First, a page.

by Eric G. Lasker, Richard O. Faulk
Washington Legal Foundation
August 13, 2014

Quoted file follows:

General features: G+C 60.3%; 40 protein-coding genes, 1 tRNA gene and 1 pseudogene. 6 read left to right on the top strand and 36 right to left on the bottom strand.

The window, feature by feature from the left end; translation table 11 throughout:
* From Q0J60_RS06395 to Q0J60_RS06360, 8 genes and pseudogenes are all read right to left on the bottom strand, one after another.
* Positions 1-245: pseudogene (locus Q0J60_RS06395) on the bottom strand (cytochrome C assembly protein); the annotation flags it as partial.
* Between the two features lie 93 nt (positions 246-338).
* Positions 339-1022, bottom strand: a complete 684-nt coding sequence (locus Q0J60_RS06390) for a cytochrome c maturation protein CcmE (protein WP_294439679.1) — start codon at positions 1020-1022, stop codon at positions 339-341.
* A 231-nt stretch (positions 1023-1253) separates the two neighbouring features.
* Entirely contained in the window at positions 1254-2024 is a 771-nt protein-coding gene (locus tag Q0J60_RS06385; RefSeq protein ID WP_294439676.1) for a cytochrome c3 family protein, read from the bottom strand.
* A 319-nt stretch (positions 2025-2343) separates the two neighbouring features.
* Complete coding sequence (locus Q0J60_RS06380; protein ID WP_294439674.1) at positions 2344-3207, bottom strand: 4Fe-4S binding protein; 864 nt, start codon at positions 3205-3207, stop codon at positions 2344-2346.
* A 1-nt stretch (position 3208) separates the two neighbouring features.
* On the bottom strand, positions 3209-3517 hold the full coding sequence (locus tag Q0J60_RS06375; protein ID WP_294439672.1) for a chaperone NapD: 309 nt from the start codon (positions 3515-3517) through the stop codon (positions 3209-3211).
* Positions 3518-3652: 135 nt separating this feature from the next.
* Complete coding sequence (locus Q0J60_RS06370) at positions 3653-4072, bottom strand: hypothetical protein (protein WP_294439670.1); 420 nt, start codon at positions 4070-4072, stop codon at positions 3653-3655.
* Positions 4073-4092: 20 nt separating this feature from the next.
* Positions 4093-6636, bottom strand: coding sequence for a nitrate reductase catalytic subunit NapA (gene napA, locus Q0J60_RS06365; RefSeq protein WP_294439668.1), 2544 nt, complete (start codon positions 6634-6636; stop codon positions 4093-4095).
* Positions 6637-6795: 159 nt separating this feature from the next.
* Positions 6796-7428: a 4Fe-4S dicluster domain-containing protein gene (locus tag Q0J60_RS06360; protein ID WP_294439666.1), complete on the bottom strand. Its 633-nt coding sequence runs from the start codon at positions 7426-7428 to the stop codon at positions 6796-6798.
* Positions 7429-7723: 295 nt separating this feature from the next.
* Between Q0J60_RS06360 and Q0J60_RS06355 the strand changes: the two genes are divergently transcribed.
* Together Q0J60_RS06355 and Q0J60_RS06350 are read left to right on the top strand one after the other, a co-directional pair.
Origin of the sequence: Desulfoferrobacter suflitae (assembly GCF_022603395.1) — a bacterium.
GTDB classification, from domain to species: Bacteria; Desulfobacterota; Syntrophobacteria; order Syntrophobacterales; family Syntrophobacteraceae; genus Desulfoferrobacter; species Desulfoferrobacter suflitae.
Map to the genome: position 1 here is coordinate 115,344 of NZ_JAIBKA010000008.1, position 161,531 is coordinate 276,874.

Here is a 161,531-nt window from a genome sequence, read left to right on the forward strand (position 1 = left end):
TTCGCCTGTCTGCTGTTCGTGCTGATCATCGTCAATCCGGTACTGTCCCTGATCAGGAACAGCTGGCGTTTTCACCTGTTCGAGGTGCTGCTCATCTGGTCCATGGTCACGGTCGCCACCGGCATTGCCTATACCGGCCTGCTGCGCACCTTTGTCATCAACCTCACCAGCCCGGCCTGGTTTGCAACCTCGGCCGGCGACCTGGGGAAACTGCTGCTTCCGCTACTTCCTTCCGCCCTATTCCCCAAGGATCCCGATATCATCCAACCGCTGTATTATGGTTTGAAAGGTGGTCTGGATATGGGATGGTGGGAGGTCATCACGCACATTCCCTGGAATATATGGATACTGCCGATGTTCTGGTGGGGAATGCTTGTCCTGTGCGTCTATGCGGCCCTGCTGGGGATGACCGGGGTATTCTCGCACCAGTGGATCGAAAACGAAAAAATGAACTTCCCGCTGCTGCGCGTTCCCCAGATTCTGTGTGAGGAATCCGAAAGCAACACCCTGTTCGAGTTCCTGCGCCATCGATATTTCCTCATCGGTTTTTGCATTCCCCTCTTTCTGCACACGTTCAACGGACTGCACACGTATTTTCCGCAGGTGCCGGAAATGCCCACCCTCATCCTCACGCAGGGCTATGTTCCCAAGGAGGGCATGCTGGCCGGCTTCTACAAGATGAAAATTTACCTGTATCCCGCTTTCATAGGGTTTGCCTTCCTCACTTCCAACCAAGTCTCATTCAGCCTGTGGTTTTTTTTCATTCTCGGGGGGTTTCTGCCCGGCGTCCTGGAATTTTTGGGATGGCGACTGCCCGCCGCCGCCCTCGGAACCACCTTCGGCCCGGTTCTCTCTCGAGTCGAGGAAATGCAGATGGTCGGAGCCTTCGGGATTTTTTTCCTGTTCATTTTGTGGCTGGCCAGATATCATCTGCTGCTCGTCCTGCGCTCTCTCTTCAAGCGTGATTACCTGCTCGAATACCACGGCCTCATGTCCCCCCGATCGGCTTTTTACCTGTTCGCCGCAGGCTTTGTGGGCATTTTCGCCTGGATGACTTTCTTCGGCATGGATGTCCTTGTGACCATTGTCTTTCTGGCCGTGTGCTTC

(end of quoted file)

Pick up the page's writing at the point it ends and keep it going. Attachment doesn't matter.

While the Texas Supreme Court rejected a formalistic adherence to “but for” causation in mesothelioma, the essence of “but for” still survives because, “but for” legally sufficient proof of exposure to the particular defendant’s product, the defendant cannot be held liable. The requirement of legally sufficient proof applicable to exposure to each defendant’s product remains, and the challenges associated with meeting that requirement remain the same. Perhaps the cohesiveness of this holding will influence other states to define “substantial factor” similarly, or perhaps they will cleave to regrettable “solutions” that rely on fictions, as opposed to evidence. In Texas, however, the asbestos litigation floodgates remain in the same position as they were before Bostic was decided—tightly closed.